Myerberg disclosed that two officers were added to the previous list of two during a meeting with Seattle’s Community Police Commission, a body created as a part of the ongoing federal oversight of the Seattle Police Department. Myerberg received notice of a fifth later that afternoon.
“I anticipate that there may be more,” he told the commissioners. His office will be interviewing the five and pulling video from the Capitol. “And if it turns out there were people crossing barricades and going into the Capitol, we will refer it to the FBI for additional investigation,” he said.
At least three officers self-reported their trips to Washington, D.C., Myerberg said. One is named Jason Marchione, Crosscut has learned from multiple sources who requested anonymity to speak candidly. Marchione was hired by the department in 2017, according to Open Payrolls, and was recently stationed at the South Precinct, said one source.
Myerberg did not disclose the names of the officers being examined by OPA. The voicemail box for Marchione was full and he did not immediately respond to a text message and email seeking comment.
The investigation, Myerberg said, will be complex and require “a little bit of a deeper dive” in order to determine the extent of the officers’ involvement. Expressing political views is protected under the officers’ First Amendment rights; breaking into the Capitol is not.
Acting Seattle Police Chief Adrian Diaz has said officers may exercise their First Amendment rights, but reiterated Wednesday that he would fire any officer who directly took part in the insurrection.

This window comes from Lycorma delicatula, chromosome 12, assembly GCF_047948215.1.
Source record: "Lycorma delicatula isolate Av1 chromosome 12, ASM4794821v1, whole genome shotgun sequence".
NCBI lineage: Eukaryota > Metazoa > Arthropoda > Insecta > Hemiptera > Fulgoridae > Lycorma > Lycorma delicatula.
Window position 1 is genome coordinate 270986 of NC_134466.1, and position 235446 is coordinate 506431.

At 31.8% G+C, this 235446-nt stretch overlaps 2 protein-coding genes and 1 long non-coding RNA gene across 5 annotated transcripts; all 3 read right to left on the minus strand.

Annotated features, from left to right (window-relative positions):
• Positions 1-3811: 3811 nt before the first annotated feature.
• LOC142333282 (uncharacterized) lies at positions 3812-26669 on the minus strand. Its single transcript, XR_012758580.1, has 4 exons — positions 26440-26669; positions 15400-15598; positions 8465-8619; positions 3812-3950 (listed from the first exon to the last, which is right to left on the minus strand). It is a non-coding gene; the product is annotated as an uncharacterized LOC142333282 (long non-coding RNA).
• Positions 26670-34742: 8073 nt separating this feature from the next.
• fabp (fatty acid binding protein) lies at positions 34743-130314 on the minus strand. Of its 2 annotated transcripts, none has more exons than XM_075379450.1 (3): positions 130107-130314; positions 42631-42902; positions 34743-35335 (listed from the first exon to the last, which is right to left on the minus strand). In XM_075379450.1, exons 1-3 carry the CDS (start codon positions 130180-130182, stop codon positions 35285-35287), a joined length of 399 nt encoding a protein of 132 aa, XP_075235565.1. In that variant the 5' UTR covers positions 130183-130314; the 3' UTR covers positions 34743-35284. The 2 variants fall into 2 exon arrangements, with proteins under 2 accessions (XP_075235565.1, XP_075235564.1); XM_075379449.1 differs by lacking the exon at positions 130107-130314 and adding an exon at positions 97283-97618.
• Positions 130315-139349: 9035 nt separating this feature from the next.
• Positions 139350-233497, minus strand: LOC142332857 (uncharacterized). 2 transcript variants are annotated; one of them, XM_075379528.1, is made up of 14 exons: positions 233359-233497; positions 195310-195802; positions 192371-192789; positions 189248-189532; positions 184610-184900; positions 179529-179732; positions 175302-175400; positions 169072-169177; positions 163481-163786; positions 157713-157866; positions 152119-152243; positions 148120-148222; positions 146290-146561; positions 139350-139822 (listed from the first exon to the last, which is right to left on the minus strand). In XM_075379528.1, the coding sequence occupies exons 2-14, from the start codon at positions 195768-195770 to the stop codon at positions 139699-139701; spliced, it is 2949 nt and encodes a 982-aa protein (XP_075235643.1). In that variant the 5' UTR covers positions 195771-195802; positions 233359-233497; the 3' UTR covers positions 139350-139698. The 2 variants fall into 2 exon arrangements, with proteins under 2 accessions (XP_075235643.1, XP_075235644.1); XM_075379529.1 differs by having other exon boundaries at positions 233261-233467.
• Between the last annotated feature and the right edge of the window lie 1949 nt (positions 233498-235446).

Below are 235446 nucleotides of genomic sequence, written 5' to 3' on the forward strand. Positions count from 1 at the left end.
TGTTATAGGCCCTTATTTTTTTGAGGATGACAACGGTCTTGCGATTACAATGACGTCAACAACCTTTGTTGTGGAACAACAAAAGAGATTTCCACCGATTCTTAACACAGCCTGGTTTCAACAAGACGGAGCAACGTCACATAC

"I made it very clear when I assumed this position, that any violation of community trust or any action that threatens our ability to serve this city will be met with full accountability," he said. "We cannot violate the same laws we are sworn to protect. We cannot allow violent or intimidating direct action to become acceptable in our society. If any SPD employee participated directly in assaulting the Capitol, I will terminate them. This department DOES NOT believe in or support this type of behavior."
The first two officers being investigated have been suspended with pay, but Diaz said the three additional officers remain on duty.
Relatively little is known about the five officers known to have traveled to Washington, D.C., including Marchione. But, according to one source, Marchione was a known fan of former President Donald Trump and was not shy about expressing those views.
Members of the commission, which was created to bring community members’ voices into police accountability, were clearly concerned by the news that more officers attended the Jan. 6 rallies.
“I don’t understand how we can derive any other decision other than they were there to spur what those people did to storm the Capitol,” said Commissioner Brandy Grant. “I think the number of considerations that are given to law enforcement … I wish those same kinds of considerations and respect would have been given to the people who have been marching and protesting in the streets of Seattle.”
Officer Mark Mullens — who fills the seat on the commission reserved for one rank-and-file officer — said, as a Black officer, he too was worried. He said officers, especially African American ones, must fear attacks from the streets, including from white supremacists. “It’s unsettling to think that there’s a possibility that someone might be behind you, backing you up that’s doing that as well,” he said.
Office of Police Accountability investigations must be completed within 180 days, at which point Myerberg will conclude whether he believes there was a violation of policy or not. The final decision regarding discipline lies with Diaz, although the city’s police unions may appeal to an outside arbitrator.
The riot in at the Capitol resulted in five deaths and the temporary delay to the certification of the election of now-President Joe Biden. Trump faces an impeachment trial for allegedly inciting the mob, even after he left the White House on Wednesday.